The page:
“Lion’s Break Collision is a very new and exciting prospect for us,” said Meij. “The Lion’s Break concept is centered around presenting new talent from our American subsidiary, and establishing them against familiar big names. So you’ll see a lot of new faces, and also a new presentation. There’s a condensed, episodic, and high-paced feel to the program, but one that still offers the sports-centric presentation and focus on in-ring action.”
Former UFC fighter and current Major League Wrestling star “Filthy” Tom Lawlor makes his New Japan debut at Lion’s Break Collision, and Meij touched on the excitement surrounding Lawlor’s arrival and whether there is potential for a partnership with MLW.
“You can expect some very impressive things from Tom Lawlor,” said Meij. “Ever since he was a competitor in the UFC, Lawlor has wanted to step into a New Japan ring, and you’ll see him make the most of that opportunity. Whether further opportunities come for him or other members of the MLW roster, time will tell.”
Much anticipation exists for New Japan in the coming months, as Naito looks to piece together a memorable run as both the IWGP Heavyweight and Intercontinental Champion. There will be a New Japan Cup winner crowned next weekend, a G1 Climax to look forward to this fall, and more stars set to return once international travel restrictions are eased. Despite the seemingly endless hurdles presented by Covid-19, Meij believes New Japan’s talent has the potential to elevate the company’s status globally amidst the pandemic.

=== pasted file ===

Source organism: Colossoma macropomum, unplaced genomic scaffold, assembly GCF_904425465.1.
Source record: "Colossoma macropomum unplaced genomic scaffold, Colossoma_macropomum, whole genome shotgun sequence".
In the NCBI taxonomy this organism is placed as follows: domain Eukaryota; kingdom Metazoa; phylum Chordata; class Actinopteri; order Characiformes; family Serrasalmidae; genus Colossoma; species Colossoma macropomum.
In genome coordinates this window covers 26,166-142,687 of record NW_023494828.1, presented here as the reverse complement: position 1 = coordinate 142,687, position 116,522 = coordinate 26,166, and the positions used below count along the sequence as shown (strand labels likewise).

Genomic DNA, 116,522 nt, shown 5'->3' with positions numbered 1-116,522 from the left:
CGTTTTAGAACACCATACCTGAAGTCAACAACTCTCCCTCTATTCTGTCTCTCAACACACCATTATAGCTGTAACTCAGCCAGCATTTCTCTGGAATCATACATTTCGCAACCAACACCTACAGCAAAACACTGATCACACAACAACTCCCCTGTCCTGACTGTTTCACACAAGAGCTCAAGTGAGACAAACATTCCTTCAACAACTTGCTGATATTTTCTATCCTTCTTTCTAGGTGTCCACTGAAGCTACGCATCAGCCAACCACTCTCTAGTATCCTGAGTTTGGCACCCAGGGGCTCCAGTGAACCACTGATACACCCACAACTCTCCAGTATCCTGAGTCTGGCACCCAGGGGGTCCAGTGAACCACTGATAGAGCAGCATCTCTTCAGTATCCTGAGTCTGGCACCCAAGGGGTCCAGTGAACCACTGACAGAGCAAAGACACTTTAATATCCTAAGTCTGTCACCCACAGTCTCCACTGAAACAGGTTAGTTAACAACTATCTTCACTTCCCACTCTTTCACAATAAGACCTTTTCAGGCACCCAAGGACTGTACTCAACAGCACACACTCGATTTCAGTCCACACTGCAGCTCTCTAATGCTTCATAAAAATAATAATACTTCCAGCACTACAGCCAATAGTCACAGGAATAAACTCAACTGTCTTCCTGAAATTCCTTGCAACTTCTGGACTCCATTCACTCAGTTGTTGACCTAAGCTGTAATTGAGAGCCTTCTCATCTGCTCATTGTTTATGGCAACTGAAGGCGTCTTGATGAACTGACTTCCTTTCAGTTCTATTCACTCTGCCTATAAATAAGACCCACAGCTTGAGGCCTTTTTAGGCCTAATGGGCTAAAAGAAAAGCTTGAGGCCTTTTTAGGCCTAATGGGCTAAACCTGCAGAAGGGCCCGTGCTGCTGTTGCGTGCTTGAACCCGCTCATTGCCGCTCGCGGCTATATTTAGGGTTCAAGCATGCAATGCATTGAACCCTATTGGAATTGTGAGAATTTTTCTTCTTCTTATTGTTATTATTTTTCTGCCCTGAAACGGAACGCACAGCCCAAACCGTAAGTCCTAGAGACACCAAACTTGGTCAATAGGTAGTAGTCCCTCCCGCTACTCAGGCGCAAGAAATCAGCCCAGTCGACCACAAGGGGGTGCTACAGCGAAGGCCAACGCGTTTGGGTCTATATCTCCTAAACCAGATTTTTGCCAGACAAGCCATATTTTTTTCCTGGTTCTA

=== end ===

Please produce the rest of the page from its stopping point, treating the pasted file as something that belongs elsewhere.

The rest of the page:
“The Japanese use an English word, ‘pinch,’ to describe a difficult or tight situation,” said Meij. “That comes with an Anglo-Japanese saying, ‘A pinch is a chance.’ In other words, big opportunities are born from difficult challenges. During our time away from the ring, our staff and wrestlers have shown their passion, dedication, and creativity as they continued to keep people aware of NJPW and continue to prepare for our return.
“Now that we are back in the ring, it’s time for everyone to unleash that pent-up energy. I’m looking forward to our global fanbase once again experiencing the same unbeatable action of NJPW in new and innovative formats that continue to prove to the world why we are the ‘King of Sports.’”